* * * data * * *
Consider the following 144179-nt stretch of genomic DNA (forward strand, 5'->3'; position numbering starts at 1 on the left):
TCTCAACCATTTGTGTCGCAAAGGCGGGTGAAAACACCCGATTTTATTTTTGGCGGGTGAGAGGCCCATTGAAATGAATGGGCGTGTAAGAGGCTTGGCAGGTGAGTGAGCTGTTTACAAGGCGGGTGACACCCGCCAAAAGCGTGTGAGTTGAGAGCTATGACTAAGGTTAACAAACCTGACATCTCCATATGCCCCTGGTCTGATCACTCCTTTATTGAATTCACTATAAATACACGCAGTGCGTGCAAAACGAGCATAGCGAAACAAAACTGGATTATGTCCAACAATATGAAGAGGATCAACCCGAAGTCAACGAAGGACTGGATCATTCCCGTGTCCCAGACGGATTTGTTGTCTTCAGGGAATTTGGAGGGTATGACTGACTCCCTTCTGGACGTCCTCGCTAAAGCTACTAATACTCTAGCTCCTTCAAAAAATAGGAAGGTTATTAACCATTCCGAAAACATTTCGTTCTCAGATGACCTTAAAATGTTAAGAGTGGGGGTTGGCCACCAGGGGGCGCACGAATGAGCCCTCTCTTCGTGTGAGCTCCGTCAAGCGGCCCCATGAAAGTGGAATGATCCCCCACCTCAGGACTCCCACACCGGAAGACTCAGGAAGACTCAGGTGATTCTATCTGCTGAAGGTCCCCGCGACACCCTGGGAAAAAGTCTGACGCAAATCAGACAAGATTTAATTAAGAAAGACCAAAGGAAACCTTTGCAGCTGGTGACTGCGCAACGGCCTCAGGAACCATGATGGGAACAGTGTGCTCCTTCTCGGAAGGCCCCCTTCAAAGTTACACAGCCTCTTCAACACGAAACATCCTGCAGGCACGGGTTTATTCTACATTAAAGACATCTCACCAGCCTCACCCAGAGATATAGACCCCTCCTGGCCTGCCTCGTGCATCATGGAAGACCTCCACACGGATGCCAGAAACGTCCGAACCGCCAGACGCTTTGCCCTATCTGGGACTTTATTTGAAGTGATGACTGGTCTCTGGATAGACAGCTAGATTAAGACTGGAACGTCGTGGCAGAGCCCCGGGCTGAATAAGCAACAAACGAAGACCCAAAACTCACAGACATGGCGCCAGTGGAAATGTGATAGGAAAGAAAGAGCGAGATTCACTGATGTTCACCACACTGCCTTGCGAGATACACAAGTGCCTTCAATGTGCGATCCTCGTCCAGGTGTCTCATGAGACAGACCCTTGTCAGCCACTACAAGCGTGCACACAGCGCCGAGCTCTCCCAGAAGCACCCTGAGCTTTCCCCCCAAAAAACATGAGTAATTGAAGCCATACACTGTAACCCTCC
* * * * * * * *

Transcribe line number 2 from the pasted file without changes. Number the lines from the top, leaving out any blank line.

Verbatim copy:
TCTCAACCATTTGTGTCGCAAAGGCGGGTGAAAACACCCGATTTTATTTTTGGCGGGTGAGAGGCCCATTGAAATGAATGGGCGTGTAAGAGGCTTGGCAGGTGAGTGAGCTGTTTACAAGGCGGGTGACACCCGCCAAAAGCGTGTGAGTTGAGAGCTATGACTAAGGTTAACAAACCTGACATCTCCATATGCCCCTGGTCTGATCACTCCTTTATTGAATTCACTATAAATACACGCAGTGCGTGCAAAACGAGCATAGCGAAACAAAACTGGATTATGTCCAACAATATGAAGAGGATCAACCCGAAGTCAACGAAGGACTGGATCATTCCCGTGTCCCAGACGGATTTGTTGTCTTCAGGGAATTTGGAGGGTATGACTGACTCCCTTCTGGACGTCCTCGCTAAAGCTACTAATACTCTAGCTCCTTCAAAAAATAGGAAGGTTATTAACCATTCCGAAAACATTTCGTTCTCAGATGACCTTAAAATGTTAAGAGTGGGGGTTGGCCACCAGGGGGCGCACGAATGAGCCCTCTCTTCGTGTGAGCTCCGTCAAGCGGCCCCATGAAAGTGGAATGATCCCCCACCTCAGGACTCCCACACCGGAAGACTCAGGAAGACTCAGGTGATTCTATCTGCTGAAGGTCCCCGCGACACCCTGGGAAAAAGTCTGACGCAAATCAGACAAGATTTAATTAAGAAAGACCAAAGGAAACCTTTGCAGCTGGTGACTGCGCAACGGCCTCAGGAACCATGATGGGAACAGTGTGCTCCTTCTCGGAAGGCCCCCTTCAAAGTTACACAGCCTCTTCAACACGAAACATCCTGCAGGCACGGGTTTATTCTACATTAAAGACATCTCACCAGCCTCACCCAGAGATATAGACCCCTCCTGGCCTGCCTCGTGCATCATGGAAGACCTCCACACGGATGCCAGAAACGTCCGAACCGCCAGACGCTTTGCCCTATCTGGGACTTTATTTGAAGTGATGACTGGTCTCTGGATAGACAGCTAGATTAAGACTGGAACGTCGTGGCAGAGCCCCGGGCTGAATAAGCAACAAACGAAGACCCAAAACTCACAGACATGGCGCCAGTGGAAATGTGATAGGAAAGAAAGAGCGAGATTCACTGATGTTCACCACACTGCCTTGCGAGATACACAAGTGCCTTCAATGTGCGATCCTCGTCCAGGTGTCTCATGAGACAGACCCTTGTCAGCCACTACAAGCGTGCACACAGCGCCGAGCTCTCCCAGAAGCACCCTGAGCTTTCCCCCCAAAAAACATGAGTAATTGAAGCCATACACTGTAACCCTCC